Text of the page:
Saturday, March 4, 2017

Little Things

Going from writing novels to writing a collection of flash fiction and micro-essays is a bit of a transition, but I have to say, it's one I'm thoroughly enjoying.  Don't get me wrong, I'm still stewing on The Man in Question.  I have little bits of ideas floating around in my brain for it and every now and then one of them gets dressed up enough to be tangible and gets written down.  But it's fun to work on little things for a change, to pare everything down to its bones – because they're still stories, complete little microcosms...they just deal a lot less in the exact dimensions of things and what people eat for breakfast.  And writing them makes you think very hard about what is important (as in, absolutely indispensable) about the story you're telling, as well as about how to make people see things without necessarily talking about them.  It's also scary, because it's much harder to hide incompetence when you only have a line or a paragraph to do it in.  If you flub one line in every twenty pages of a three hundred page novel, most people will forgive you, but if you flub one word in a flash fiction story it's like getting a giant zit on your face on the day of a photo shoot.  So it's a challenge, which makes it scary and stressful...but it also makes it fun.

It also feels much more like a collaboration, between me and the illustrator, of course (more about her later, because she's awesome!) but also between me and the reader.  One of the greatest beauties of creative work, in my opinion, whether it's written or painted or danced or played, is the power it has to call up different images, different emotions, depending on who the audience is, what time of life they are in, what their mood is at that moment.  Books that meant one thing to me as a child mean an entirely different thing now.  I sympathize with different characters, or I understand things at a different level, or in a different way.  I'm not the first person to point this out, but in that way a story is never really finished until it has been read, and as a writer you have to learn to relinquish control at a certain point, you have to realize that nobody is going to see exactly what you see, and that that's okay, that it's even beautiful.  Writing flash fiction, I feel that loss of control is expanded as the word count shrinks, and the stories start to work merely as little triggers to the imagination, or at least I hope they do.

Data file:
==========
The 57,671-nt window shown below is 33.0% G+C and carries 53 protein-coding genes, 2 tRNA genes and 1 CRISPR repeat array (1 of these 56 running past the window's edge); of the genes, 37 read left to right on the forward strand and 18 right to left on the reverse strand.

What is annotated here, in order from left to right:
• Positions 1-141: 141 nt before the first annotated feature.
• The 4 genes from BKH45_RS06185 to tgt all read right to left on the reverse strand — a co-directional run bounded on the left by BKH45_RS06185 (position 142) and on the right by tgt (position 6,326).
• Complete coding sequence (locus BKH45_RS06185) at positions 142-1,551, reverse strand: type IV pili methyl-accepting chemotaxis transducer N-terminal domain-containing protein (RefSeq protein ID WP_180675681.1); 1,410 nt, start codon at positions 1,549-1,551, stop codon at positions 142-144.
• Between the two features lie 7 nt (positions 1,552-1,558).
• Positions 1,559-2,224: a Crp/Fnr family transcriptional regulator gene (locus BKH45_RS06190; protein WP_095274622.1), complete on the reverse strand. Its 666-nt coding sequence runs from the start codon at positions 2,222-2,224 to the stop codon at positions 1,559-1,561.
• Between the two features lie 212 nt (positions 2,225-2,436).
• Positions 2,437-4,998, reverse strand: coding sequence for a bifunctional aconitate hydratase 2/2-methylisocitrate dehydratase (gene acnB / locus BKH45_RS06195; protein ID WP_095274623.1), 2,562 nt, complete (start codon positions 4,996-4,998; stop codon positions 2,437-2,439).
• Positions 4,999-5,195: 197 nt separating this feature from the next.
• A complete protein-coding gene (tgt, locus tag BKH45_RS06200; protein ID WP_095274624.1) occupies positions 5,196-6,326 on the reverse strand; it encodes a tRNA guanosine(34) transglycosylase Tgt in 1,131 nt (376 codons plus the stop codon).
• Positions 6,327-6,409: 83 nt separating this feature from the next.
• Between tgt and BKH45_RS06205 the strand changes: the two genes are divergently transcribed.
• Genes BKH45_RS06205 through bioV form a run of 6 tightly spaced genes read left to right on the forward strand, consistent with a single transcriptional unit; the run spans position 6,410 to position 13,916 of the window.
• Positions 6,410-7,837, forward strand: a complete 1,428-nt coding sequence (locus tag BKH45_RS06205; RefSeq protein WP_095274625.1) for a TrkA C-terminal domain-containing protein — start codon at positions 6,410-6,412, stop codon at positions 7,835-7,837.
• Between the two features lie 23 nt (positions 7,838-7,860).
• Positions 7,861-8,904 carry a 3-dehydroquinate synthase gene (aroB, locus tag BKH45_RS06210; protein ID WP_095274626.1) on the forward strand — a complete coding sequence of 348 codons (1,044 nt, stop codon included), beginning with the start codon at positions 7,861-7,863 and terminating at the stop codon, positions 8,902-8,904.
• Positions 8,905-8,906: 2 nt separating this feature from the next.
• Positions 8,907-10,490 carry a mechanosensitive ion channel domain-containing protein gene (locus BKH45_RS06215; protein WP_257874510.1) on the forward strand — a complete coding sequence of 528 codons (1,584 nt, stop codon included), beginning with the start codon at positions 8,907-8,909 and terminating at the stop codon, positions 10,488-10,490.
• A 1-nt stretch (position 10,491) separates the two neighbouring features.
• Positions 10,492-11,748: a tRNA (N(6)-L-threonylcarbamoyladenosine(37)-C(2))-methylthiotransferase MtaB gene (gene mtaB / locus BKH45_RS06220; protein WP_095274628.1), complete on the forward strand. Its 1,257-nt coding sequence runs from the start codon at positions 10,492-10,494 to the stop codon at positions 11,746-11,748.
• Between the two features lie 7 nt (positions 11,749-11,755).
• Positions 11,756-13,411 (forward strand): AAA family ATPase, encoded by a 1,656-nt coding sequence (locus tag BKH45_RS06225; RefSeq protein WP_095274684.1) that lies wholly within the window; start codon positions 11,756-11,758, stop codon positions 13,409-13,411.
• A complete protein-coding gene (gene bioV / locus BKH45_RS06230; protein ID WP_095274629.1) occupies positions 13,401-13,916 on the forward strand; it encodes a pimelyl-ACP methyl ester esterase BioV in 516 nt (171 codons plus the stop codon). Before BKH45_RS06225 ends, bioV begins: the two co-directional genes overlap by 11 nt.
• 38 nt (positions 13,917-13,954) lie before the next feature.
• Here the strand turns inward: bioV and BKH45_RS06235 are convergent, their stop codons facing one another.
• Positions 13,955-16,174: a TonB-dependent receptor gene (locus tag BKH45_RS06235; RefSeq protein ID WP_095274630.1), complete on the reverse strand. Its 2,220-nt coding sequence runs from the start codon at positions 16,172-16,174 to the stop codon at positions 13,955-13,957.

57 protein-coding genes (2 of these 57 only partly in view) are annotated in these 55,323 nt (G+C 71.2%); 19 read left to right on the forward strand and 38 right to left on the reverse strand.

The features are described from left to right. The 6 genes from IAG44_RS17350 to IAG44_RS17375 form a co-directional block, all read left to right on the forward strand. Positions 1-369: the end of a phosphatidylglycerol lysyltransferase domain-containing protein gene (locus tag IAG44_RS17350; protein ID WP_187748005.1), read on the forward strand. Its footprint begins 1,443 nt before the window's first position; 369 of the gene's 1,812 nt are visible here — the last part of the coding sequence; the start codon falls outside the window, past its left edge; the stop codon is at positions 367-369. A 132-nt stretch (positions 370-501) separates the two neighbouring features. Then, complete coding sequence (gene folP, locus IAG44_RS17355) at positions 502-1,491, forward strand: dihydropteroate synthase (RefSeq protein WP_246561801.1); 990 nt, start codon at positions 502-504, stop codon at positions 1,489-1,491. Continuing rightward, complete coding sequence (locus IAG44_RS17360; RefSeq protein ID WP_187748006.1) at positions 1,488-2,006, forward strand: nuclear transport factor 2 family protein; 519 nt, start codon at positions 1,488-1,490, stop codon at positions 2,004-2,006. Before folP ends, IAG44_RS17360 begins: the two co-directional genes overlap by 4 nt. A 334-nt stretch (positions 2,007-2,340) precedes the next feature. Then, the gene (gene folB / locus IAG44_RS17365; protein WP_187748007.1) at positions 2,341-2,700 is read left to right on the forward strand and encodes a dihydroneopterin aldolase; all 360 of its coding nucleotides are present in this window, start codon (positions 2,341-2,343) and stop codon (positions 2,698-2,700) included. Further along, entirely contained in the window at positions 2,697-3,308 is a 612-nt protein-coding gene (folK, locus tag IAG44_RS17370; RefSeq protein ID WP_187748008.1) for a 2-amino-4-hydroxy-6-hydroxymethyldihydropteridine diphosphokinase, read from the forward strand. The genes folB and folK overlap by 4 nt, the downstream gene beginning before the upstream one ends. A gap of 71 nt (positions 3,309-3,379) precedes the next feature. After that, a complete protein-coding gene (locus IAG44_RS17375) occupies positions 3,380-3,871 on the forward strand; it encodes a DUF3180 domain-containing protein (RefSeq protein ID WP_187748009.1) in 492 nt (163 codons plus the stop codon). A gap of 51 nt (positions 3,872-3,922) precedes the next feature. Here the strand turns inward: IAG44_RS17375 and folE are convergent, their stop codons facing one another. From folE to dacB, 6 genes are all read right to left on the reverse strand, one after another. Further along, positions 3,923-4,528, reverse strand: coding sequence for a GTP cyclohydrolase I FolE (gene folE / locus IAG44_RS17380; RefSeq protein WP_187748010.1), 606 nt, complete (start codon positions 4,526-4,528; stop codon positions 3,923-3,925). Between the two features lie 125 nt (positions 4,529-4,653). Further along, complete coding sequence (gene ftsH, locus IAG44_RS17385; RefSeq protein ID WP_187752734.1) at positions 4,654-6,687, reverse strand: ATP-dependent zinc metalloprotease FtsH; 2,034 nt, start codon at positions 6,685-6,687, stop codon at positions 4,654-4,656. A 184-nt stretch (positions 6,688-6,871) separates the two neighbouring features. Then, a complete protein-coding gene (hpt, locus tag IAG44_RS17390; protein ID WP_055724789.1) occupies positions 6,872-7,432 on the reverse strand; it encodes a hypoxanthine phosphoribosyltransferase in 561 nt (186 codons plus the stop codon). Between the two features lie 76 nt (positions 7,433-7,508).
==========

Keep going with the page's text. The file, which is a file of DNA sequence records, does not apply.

Among the little things I'm including a smattering of fairy tales of sorts.  In my mind I think of them as little episodes of Fairy Tale Characters Thinking Outside the Box, which, now that I think about it, would make a great television series (I see it as a weird sort of unreality show, but with the surreality and humor of the fantastic Gaiman/McKean/Henson collaborative film Mirrormask – "I shall slip unnoticed through the darkness... like a dark, unnoticeable slippy thing.")...  Anyway, I get to play with aspects of classic fairy tales that always bothered me, which is fun, and I have to do it in very few words, which is hard.

I also get to work with the ridiculously talented Traci Manley, who is doing the illustrations.  When I decided to do a book I thought of Traci's style was the only thing I could see to go with it.  I'm so glad she's agreed.  I've only seen a couple sketches so far, but I eagerly anticipate the rest.


Once, on a chilly night, a poor boy rubbed a magic lamp – and out popped a Jinn.
“You must be cold without a shirt,” said the boy, and he gave the Jinn his ragged jacket.
Now they travel the world together, granting wishes and telling stories.

Saturday, December 17, 2016

The World Spins Madly On

Yes, I'm still here.  You were wondering, weren't you?  I'm also still writing, though you couldn't tell by looking on this blog.  Currently I have two projects in the works: a novel, still in the very early stages, tentatively titled The Man in Question, and a collection of very short things (some flash fiction, micro-essays, etc) that I'm calling A Phantasmagoria, partly just because I like that word, and partly because its definition (a sequence of brief, dreamlike images) is particularly apt.  

Writing with a toddler is weird.  All those who have done it successfully have my unwavering and eternal respect.  I mostly write while Griffin naps, which is more conducive to short pieces than the long arc of a novel (thus, the Phantasmagoria) but is infinitely better than nothing.  However, I am occasionally able as he gets older to write while he's awake.  For instance, this evening I am updating this blog while we watch Chicken Run.  He likes chickens, and airplanes.  I write well with white noise.  We get a companionable evening.  Everyone wins!

While it may not exactly qualify as writing, I did recently revamp all my covers, and have officially switched to using my full name (it's now Melanie Rose Huff, thank you very much). This was for multiple reasons.  Anyway, the books with the new covers can be found here, and the website has been least mostly.